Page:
As they were walking along and talking together, suddenly a chariot of fire and horses of fire appeared and separated the two of them, and Elijah went up to heaven in a whirlwind. Elisha saw this and cried out, “My father! My father! The chariots and horsemen of Israel!” And Elisha saw him no more. Then he took hold of his own clothes and tore them apart.


2 Corinthians 4.3-6

If our gospel is veiled, it is veiled to those who are perishing. The god of this age has blinded the minds of unbelievers, so that they cannot see the light of the gospel of the glory of Christ, who is the image of God. For we do not preach ourselves, but Jesus Christ as Lord, and ourselves as your servants for Jesus’ sake. For God, who said, “Let light shine out of darkness,” made his light shine in our hearts to give us the light of the knowledge of the glory of God in the face of Christ.


Mark 9.2-9

Jesus took Peter, James and John with him and led them up a high mountain, where they were all alone. There he was transfigured before them. His clothes became dazzling white, whiter than anyone in the world could bleach them. And there appeared before them Elijah and Moses, who were talking with Jesus.

Peter said to Jesus, “Rabbi, it is good for us to be here. Let us put up three shelters—one for you, one for Moses and one for Elijah.” (He did not know what to say, they were so frightened.)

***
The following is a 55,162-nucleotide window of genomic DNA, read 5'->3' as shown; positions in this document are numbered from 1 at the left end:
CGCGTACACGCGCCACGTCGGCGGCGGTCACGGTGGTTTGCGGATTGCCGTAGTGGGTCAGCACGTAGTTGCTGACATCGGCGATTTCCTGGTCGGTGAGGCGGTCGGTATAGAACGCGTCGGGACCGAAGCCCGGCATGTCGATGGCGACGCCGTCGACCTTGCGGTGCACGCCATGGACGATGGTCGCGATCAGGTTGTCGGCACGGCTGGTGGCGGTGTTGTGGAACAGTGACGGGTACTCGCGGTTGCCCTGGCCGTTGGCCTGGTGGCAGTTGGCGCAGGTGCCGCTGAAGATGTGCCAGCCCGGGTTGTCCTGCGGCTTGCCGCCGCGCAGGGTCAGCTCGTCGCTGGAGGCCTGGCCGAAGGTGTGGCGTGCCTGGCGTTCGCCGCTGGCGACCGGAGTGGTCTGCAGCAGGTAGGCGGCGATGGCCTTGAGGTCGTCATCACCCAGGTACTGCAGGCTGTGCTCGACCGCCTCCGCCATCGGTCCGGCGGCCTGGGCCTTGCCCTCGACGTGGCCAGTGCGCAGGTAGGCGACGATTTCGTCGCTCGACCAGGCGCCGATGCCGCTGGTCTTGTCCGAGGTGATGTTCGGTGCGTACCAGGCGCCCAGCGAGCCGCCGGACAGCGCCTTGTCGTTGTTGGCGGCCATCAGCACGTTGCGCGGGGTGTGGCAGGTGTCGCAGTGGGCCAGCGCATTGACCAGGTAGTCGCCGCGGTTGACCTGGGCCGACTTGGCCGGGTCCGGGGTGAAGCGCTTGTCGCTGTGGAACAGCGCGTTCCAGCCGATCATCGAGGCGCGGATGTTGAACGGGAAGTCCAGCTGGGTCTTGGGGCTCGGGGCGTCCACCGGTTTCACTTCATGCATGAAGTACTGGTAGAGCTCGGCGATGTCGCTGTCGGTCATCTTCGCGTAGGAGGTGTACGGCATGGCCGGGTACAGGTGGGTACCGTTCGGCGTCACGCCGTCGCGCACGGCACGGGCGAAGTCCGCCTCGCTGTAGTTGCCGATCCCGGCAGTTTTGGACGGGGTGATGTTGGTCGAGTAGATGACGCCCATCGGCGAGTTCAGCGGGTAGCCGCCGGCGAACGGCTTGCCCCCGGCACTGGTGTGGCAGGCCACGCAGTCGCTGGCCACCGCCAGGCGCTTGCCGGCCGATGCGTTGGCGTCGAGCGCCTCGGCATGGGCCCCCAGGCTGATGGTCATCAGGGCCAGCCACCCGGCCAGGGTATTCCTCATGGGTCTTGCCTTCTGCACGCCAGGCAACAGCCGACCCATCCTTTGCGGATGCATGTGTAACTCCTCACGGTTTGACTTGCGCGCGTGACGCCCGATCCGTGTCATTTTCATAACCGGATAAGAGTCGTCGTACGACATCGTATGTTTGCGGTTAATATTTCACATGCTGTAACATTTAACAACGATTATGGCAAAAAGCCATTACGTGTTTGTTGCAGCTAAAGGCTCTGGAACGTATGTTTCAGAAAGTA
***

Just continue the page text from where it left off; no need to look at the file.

Then a cloud appeared and enveloped them, and a voice came from the cloud: “This is my Son, whom I love. Listen to him!”

Suddenly, when they looked round, they no longer saw anyone with them except Jesus.

As they were coming down the mountain, Jesus gave them orders not to tell anyone what they had seen until the Son of Man had risen from the dead.


A reflection by Hilary


I suspect few if any of us, as we were locked down some eleven months ago, could have predicted that we would be in yet another lock down at this time this year.   Months followed weeks with signs of hope last summer as infection rates fell only to be followed in the autumn by another increase in infections and since Christmas with a frightening increase in the number of deaths on the Island.  And yet, just before Christmas an element of hope and transformation appeared in the form of a vaccine but the last eleven months in many ways have seemed like a somewhat extended Lent!